Events have gotten the best of me , but if you haven't seen it yet, part 4 of Dean Millot's saga is up at The Frustrated Teacher:
The keiretsu parted company with me years ago. In 2003, the handful of foundations supporting the emerging charter movement – at least the West Coast part of the "new philanthropy," cut long-time charter leaders out of the loop and off from funding. This included Eric Premack in California, John Ayers in Chicago, and Shirley Monestra in DC – people who played important roles passing and implementing their states charter laws’ These were experienced pro-market reformers, but preferred to harness business discipline to mission, rather than nonprofit tax advantages to corporate style; doubted the financial, educational and social viability of the Charter Management Organization model; and pressed their points with vigor. Above all they constituted the grassroots independent community-based charter movement’s “policy wonk connection” to federal and state government, the national education conversation, and the local media.
The remaining “leaders” of organizations in and around the charter movement saw the massacre, and decided discretion was the better part of valor. Consistent with the golden rule, many fell into line, most remained silent. The National Charter School Alliance, the bottom-up “membership” organization representing charter school associations that I led was strangled at birth. I was fired for using my own money to explore legal questions related to the withdrawal of a promised grant, and then cut off from education think tank publishing channels I had enjoyed for years. After the situation settled, the keiretsu formed a top-down “leadership” organization, the National Alliance of Charter Schools. (I think I have the emails to and from the key figures documenting this period on one of my old computers.)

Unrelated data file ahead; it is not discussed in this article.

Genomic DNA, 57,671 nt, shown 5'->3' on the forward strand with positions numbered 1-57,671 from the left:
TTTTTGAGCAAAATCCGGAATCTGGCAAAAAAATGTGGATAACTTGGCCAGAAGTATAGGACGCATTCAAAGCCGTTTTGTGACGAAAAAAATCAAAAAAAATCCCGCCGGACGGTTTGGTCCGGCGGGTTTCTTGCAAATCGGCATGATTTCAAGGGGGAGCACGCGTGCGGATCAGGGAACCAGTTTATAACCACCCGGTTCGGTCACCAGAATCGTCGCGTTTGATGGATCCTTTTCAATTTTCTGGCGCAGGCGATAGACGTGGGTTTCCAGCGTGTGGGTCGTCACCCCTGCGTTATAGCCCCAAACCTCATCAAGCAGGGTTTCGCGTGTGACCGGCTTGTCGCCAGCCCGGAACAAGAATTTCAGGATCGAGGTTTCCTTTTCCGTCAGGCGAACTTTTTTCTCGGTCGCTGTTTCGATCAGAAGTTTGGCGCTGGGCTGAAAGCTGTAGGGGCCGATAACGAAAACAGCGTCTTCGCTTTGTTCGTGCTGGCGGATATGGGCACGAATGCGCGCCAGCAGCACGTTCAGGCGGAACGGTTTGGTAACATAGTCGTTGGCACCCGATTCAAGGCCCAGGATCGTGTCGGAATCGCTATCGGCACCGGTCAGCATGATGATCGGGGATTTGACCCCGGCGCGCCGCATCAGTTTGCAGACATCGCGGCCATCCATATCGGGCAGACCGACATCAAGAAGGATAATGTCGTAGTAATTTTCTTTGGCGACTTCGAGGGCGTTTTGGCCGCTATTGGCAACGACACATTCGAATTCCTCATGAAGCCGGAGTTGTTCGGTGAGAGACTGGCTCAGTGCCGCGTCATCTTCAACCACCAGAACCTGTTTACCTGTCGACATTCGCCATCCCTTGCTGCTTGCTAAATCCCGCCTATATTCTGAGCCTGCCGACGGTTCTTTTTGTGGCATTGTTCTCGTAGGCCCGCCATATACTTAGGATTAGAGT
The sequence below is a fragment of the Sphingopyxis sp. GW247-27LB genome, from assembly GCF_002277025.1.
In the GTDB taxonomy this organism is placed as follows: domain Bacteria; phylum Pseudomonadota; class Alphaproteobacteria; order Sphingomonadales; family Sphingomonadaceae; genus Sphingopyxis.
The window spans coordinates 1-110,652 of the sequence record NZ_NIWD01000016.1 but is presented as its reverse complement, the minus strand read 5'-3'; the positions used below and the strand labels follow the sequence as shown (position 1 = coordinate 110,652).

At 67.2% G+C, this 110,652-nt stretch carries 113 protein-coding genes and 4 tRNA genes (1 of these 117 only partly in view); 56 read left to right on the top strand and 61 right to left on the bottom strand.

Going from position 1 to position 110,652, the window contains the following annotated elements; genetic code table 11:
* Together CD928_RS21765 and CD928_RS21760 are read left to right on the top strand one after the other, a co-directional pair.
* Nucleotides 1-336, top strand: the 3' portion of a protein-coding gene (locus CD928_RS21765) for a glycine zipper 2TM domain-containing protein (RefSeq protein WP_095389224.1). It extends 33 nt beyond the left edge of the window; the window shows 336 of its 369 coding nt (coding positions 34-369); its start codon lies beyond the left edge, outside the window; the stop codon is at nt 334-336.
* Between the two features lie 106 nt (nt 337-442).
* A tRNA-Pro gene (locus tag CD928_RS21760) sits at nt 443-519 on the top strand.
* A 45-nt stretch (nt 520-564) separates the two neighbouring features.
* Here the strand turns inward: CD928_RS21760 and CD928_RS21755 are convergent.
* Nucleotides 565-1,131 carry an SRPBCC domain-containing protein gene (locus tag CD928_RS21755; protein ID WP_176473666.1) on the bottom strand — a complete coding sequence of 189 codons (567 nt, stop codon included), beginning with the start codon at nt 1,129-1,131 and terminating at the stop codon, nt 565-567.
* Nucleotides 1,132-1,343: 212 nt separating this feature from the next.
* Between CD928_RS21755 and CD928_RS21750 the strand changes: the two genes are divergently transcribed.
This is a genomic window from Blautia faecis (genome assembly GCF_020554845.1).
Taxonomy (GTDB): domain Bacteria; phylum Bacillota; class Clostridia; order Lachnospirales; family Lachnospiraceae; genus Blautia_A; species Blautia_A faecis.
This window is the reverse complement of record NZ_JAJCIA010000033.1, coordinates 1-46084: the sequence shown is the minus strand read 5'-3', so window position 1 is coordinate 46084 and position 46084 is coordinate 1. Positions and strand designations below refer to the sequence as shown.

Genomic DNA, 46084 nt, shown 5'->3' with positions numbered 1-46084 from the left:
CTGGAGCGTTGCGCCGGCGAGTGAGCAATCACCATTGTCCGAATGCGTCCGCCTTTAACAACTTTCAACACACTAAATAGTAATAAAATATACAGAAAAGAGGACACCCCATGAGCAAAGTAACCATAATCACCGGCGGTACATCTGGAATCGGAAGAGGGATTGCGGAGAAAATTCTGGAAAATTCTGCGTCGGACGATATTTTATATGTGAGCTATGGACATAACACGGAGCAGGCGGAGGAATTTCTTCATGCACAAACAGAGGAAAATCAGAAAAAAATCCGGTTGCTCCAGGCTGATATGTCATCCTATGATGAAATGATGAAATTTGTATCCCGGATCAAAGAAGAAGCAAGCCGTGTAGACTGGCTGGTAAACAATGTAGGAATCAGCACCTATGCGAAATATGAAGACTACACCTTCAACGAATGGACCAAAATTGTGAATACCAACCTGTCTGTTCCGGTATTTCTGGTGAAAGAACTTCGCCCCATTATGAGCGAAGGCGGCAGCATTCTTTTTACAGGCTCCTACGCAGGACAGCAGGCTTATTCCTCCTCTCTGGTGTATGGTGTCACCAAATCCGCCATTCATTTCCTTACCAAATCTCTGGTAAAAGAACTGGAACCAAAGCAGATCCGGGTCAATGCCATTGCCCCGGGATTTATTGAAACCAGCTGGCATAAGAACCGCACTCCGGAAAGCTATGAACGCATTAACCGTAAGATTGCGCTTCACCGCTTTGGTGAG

I was far enough removed from this scene to not quite discern it when the purge took place. Just that one day "education reform" meant something completely different than it had meant seemingly a few days earlier.